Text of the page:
In the Shadow of Hate // A visit with Jersey City Mayor Steven Michael Fulop

Last Thursday, when I visited Steven Michael Fulop, the 49th mayor of Jersey City, New Jersey, to discuss the anti-Semitic attack that had taken place in a kosher supermarket two days earlier, what surprised me most was not his hospitality but how open he is about his own Jewishness.

As a child, the popular mayor of this city of 265,000 residents, considered one of the nation’s most multiethnic, attended an Orthodox Jewish day school in Highland Park, and although he is not observant, he seems quite proud of his background. Perhaps his strong Jewish roots contribute to that. His father, an immigrant, owned a delicatessen in Newark where Fulop often worked, and his mother, the daughter of Holocaust survivors, had a job in an immigration services office helping others gain citizenship.

With such a diverse population, there is no doubt that it takes a lot of skill to be so well liked. A Democrat who formerly served as a councilman, Fulop assumed the office of mayor on July 1, 2013. In November 2017 he was reelected with 78% of the vote, the largest margin of any Jersey City mayor to be reelected since 1949.

Jersey City, while dwarfed by its neighbor across the Hudson, New York City, is a dynamic metropolis with a vibrant downtown. Dubbed the nation’s “Golden Door,” nestled in the shadows of Ellis Island and the Statue of Liberty, a few hundred chasidic Jews have recently made it their home as well. Seeing Orthodox Jewish women pushing baby carriages in predominantly African-American neighborhoods takes one by surprise. That they were targeted to be eliminated by anti-Semitic assassins is something that both the mayor and I struggled to comprehend during our wide-ranging conversation.

The Jewish community has been very moved by the rapid and strong response of the leadership and law enforcement agencies of Jersey City. Everyone came together in this time of crisis. How do you think the citizens of Jersey City reacted to the tragedy?
Last night we had a vigil and memorial service at Temple Beth-El, and there were people there from every single race, religion and background. We’ve always prided ourselves on being a very diverse city—one of the most diverse per capita in the country—and we feel very strongly that the anti-Semitism that was on display on Tuesday does not reflect our character by any stretch of the imagination. I think that over the next days and weeks, the city is going to rally around that point.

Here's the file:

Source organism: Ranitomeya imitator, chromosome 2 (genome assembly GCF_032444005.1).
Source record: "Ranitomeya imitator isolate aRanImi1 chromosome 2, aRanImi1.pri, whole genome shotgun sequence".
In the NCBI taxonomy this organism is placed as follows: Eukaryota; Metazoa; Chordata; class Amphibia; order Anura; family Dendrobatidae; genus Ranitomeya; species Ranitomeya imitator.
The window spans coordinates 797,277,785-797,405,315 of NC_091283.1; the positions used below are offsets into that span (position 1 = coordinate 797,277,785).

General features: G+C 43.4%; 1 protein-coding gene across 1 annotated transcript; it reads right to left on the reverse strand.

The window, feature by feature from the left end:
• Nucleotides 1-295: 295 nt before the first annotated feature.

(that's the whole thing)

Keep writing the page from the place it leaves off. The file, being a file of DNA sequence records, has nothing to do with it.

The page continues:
You concluded that the two killers were driven by rabid anti-Semitism.
Yes. While the incident was in the process of happening, no one thought of it as a hate crime because we weren’t looking at it through the lens of which store it was, or which community was involved. All we were focused on was making sure that we neutralized the actors. Over the next 12 hours, as we started to watch the videos, it became very difficult to come to any conclusion other than that it was anti-Semitism.

Explain how you arrived at that conclusion.
A couple of things were very clear. We knew that the perpetrators had posted positive comments about groups that were anti-Semitic and anti-police on social media. We knew they had heavy ammunition and guns, and that they intended to do more damage than just murder a couple of people. We knew that they had traveled methodically through the city—not racing, no urgency, just taking their time until they arrived at that location, which was the center of the growing Orthodox community. We knew that they advanced, military-style, toward the store and shot into the glass. We knew that while driving over there they bypassed numerous potential targets of different races, religions and denominations. Even on that same block, there were other potential targets that didn’t interest them. When you put all those things together, the only possible conclusion was that it was targeted anti-Semitism.


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